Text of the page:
The increasing comfort with the virtual world is both heartening and unsettling. What is needed to ensure security? Are dating platforms not doing enough to ensure user privacy, are people more vulnerable, or has the scamster become smarter?
It’s a little bit of all three, believes Rao, who has been noticing the patterns and has himself been a target of money-related scams twice. Once, he says, a woman asked him to send nude photos “for a romantic virtual meeting”. Clearly, the aim was blackmail because he was blocked after he refused. In another instance, a soft-spoken single mother asked him for Rs80,000 three months after bonding with him by providing intimate details of her painful divorce, the difficulties in raising children alone, etc. “Even her LinkedIn profile was solid. It had all the information she mentioned—her education, the company she worked at, the photos,” says Rao. “It was all a scam. They are such good actors,” laughs Rao. He was blocked after he refused to pay.
Researchers at US-based cybersecurity firm NortonLifeLock discovered similar patterns while studying how cybercriminals work on dating apps. Ritesh Chopra, the director of sales and field marketing for India and SAARC countries, explains the formula: “After establishing a target, they engage heavily. They adapt their story to draw empathy and quickly attempt to isolate the target from family and friends with the goal of accessing their assets.” It’s important to be careful with the information you share on your dating profile, he warns, adding that “scams using online dating apps have become a growing concern”.
Unicorns are mythical
R. from Chennai ticked all these boxes as a potential target: 45. Divorced. Keen to marry. And he chose to ignore red flags from the beginning. There were many: The “unicorn” (good-looking, well-educated, accomplished—essentially someone perfect enough to find a partner easily) gave him her number in the first message on a matrimonial site. The unicorn’s English in her WhatsApp texts was terrible for a US-educated marine engineer. She kept refusing video calls because she said she was on a cargo ship to Australia. “I could sense something fishy from the beginning since girls don’t share numbers so easily. But I don’t know what happened to me. I had this weird hope that she could be The One,” he says. How could he not be empathetic when she talked about her parents dying young and about her grandmother raising her single-handedly in the US?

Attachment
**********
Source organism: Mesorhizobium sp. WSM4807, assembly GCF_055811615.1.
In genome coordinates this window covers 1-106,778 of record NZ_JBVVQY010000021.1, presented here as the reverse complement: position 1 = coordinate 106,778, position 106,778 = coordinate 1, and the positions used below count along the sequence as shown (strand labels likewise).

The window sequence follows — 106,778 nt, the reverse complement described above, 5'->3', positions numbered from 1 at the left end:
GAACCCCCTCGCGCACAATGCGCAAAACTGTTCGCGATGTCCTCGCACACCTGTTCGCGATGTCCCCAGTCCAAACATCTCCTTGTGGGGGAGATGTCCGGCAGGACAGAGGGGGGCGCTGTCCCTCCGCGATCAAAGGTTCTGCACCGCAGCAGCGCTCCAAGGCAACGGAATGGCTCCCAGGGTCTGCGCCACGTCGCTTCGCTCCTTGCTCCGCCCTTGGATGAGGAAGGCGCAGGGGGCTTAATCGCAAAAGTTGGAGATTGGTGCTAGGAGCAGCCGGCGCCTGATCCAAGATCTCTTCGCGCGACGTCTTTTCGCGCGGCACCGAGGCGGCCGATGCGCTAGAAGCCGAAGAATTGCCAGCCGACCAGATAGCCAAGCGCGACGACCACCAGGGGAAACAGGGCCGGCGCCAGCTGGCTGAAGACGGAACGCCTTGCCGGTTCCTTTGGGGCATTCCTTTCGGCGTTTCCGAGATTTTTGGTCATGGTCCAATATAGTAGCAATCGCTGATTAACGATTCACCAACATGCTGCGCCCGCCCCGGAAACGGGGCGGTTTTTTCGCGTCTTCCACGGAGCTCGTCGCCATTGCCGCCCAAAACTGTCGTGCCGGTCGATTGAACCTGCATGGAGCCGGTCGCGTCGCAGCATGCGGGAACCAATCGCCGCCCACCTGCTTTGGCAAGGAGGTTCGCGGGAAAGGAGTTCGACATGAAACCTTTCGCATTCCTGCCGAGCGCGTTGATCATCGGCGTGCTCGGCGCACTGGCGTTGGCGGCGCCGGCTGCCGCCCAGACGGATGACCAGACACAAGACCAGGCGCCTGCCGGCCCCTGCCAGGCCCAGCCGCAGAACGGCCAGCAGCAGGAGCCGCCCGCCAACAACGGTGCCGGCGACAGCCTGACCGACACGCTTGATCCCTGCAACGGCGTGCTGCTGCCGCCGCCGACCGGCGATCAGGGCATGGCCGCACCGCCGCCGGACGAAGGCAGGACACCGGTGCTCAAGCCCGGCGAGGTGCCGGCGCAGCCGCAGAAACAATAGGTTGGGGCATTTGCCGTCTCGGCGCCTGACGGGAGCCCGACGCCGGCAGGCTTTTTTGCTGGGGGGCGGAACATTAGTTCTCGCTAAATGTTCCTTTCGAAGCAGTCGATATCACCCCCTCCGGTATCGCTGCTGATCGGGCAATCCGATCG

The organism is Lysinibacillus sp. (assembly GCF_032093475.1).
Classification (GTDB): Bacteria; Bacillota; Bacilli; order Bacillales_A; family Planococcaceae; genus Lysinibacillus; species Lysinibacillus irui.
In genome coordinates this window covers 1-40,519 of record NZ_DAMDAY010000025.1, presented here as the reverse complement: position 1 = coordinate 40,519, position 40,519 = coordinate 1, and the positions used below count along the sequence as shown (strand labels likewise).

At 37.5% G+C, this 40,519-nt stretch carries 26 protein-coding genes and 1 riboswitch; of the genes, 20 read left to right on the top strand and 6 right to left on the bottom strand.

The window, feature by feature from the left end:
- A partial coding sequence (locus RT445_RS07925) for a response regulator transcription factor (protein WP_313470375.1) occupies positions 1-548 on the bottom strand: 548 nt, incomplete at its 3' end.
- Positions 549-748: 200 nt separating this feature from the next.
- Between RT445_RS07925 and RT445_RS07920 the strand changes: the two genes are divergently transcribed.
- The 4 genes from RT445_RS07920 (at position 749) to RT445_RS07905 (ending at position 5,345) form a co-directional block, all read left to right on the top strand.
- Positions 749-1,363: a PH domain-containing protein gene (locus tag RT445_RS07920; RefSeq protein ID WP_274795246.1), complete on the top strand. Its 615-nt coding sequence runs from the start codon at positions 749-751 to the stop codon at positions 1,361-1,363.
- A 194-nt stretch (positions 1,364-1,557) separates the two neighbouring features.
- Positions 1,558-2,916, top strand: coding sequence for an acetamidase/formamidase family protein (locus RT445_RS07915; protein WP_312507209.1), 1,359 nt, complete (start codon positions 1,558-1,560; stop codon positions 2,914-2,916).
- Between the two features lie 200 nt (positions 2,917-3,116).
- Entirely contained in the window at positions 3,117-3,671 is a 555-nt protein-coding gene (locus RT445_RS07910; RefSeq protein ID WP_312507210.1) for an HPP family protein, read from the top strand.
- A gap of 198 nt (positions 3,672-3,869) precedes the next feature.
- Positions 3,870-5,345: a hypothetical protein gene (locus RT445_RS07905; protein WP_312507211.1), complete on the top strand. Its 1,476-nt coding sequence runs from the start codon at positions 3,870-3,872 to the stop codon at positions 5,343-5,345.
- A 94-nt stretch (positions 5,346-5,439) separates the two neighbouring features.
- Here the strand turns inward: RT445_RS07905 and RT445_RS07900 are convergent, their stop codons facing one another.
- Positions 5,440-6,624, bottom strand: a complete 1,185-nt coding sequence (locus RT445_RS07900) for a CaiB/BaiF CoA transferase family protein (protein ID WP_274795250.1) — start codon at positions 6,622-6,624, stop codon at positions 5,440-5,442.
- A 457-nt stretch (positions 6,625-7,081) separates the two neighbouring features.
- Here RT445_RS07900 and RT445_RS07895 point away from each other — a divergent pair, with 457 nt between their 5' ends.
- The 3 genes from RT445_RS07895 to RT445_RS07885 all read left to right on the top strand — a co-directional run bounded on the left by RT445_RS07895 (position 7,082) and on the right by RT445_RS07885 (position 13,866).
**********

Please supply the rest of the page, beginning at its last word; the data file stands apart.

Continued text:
After a month of knowing each other’s waking hours, dinner timings and daydreaming about travelling together, the “unicorn with a slender frame, big eyes and long hair” made the key move. “I am stuck at customs in Australia. Can you send me $20,000?” R. blocked her. “I generally don’t trust people so easily in real life but here I slipped. Very strange, no?”
The desire for companionship and connection, however, has made people fall for a most 21st century crime: the online romance scam.
It isn’t. The desire to find that special someone with whom you want to share everything at the end of the day can be strong enough to ensure you lower your guard.